Private educational institutions, particularly kindergartens, are facing an existential threat owing to a prolonged closure meant to curb the spread of the Covid-19 pandemic.
Kindergartens across the country are in severe financial crises and cannot even pay salaries to their teachers. With no way out of the problem, many of the elementary schools have been closed down permanently.
Both owners and teachers are now passing through a miserable condition, with many of them already having changed their professions.
The most distressing matter is that some school owners have reportedly committed suicide over their failure to bear the financial stress. Many have turned their schools into grocery shops, laundries and other businesses.
Many teachers have also switched professions, to become boatmen, vendors and day labourers.
Md Kaiser founded Learning Point Cadet Academy at Nabiganj in Habiganj 2014. To fund the project, he had to sell land.
Kaiser tried his level best to save the school. He had been hopeful that the Covid-19 infection would come down and the government would allow educational institutions to reopen.
But the government has once again extended the closure of educational institutions till 19 December, with the country's Covid-19 infection rate still being high at 17.05%.
It has upset him, finally. "I have lost everything. I cannot find a job right now and have no capital to launch another business. I am now selling tea on the footpath. I don't know how I will overcome my disastrous situation," he said.
Nizam Uddin has been with Anjuman Model High School at Adabar in the capital since 2003. He could not go for savings as he spent all his income from the school on running academic activities smoothly. He kept his school with 600 students and 28 teachers running till June.
Eventually, he had to cave in to reality. Now he sells children's food and washes people's clothes inside the school.
The country has around 55,000 private educational institutions, including nursery schools, which employ about eight lakh teachers.
There are about 80 lakh students in the schools.
According to the Bangladesh Kindergarten Association, at least 15% of private school teachers have left their profession, while the rest have also been going through misery.
As per the observation of the Bangladesh Kindergarten School and College Oikya Parishad, about 50% of the teachers will be forced to change their profession if coronavirus lingers in Bangladesh.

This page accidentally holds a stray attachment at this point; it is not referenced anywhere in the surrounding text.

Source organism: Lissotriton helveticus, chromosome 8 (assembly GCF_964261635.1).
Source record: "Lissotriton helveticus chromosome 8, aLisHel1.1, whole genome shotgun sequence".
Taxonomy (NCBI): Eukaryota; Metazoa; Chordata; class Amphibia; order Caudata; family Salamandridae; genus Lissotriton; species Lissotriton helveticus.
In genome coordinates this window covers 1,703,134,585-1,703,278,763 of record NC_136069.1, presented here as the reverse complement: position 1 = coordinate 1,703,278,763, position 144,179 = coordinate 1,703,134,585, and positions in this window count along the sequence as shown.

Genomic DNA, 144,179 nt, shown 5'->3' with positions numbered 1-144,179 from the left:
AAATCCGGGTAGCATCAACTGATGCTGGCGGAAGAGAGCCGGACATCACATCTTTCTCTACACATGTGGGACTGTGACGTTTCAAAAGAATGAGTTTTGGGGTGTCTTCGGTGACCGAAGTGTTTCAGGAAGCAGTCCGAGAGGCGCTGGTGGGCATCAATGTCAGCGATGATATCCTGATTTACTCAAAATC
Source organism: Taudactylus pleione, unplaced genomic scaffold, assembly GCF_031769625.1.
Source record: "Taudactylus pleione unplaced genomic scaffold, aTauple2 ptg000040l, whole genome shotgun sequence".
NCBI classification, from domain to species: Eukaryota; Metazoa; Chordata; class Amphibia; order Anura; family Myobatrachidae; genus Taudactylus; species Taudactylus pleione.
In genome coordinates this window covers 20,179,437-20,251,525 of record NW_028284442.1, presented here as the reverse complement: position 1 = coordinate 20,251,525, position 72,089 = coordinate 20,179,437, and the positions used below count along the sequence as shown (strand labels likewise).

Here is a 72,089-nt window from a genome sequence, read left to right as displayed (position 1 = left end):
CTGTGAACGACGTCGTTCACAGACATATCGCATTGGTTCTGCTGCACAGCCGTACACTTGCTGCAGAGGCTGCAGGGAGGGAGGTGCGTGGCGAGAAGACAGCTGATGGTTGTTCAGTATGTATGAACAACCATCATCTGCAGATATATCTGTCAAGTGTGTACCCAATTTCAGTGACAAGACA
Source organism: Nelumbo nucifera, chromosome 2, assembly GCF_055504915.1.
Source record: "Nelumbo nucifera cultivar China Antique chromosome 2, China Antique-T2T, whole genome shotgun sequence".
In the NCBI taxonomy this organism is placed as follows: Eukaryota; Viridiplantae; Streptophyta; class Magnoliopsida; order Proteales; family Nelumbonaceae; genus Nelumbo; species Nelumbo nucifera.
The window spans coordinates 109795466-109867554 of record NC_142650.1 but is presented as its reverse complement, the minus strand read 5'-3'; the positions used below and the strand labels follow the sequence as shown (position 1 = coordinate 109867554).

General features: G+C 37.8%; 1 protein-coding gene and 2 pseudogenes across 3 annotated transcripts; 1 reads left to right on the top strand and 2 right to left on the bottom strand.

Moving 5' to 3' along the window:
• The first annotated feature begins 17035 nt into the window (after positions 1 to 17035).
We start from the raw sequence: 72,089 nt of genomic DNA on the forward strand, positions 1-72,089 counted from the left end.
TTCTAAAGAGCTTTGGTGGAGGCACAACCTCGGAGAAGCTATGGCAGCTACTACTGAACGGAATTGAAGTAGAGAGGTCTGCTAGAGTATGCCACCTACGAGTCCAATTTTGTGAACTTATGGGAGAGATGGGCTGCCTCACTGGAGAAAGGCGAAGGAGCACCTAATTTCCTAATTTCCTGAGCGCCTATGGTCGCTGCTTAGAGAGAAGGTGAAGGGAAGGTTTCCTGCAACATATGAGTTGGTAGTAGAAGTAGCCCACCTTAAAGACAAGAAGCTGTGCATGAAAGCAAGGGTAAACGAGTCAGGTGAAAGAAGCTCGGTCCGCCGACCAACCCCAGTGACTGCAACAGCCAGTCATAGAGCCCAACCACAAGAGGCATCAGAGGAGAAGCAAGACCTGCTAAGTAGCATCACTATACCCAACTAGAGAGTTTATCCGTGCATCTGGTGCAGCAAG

Mizanur Rahman Sarker, secretary general of the Bangladesh Kindergarten Association, told The Business Standard, "Two owners have committed suicide in Brahmanbaria and Kurigram. Many are leading miserable lives."
"Dignity is the asset of a teacher. But now many teachers are being compelled to do the job of a vendor, day labourer and even tea seller. This is very unfortunate for the teachers," he said.
"Actually, it is very harmful for the country as students are now out of touch with education."
Ikbal Bahar Chowdhury, president of the Bangladesh Kindergarten School and College Oikya Parishad, told TBS that a maximum number of schools cannot pay salaries to the teachers.
"We don't know when the schools will reopen. The fate of the private schools and kindergarten teachers is getting uncertain," he said.
"The owners of kindergarten schools have invested more than Tk1,500 crore in the sector. Most of the investment will go in vain if the coronavirus continues."
Jahangir Hossain has been running Bright Star Bidyaniketon and High School since 2005. It has 300 students and 22 teachers. The school is closed now and students are out of touch with the institution.
Jahangir paid the school rent and teachers' salaries till May. In June, he fell into a severe crisis. He took shelter at his school with his family comprising four members. Now his school has turned into a home.
"I cannot pay the rent and that is why the school owner misbehaved with me. Now I am helpless," he said.
Moshiur Rahman Suruz, founder of Rode Model Kindergarten in Meherpur, is selling biscuits from door to door to manage his family expenses.
"I was never ready for such a situation. I had a dream to be the founder of a reputed institution. But Covid-19 has dashed my dream," he said.
No government help yet for private school teachers
The government recently allocated Tk46.63 crore for 81,000 non-MPO (monthly pay order) teachers and 25,000 employees of different educational institutions. Each teacher will get Tk5,000 and each employee Tk2,500 as a one-off measure.
But the amount is too meagre, compared to the number of teaching staff, to be able to reduce their hardship, according to teachers.
The government also does not have any immediate plan for these professionals – over 8 lakh teachers and employees in around 40,000 kindergartens and 9,000 non-MPO institutions countrywide.
The Bangladesh Kindergarten School and College Oikya Parishad on 10 November urged the prime minister to reopen private educational institutions by maintaining health guidelines.
It also demanded financial help for its teachers and staff in the interest of their survival.
Professor Syed Golam Faruk, director general of the Directorate of Secondary and Higher Education, told The Business Standard that the education ministry has no more plans to help private school teachers right now.
Mizanur Rahman Sarker, secretary general of the Bangladesh Kindergartens Association, said, "We cannot endure the crisis faced by our teachers and staff. That is why we have sought Tk500 crore from the government for their survival."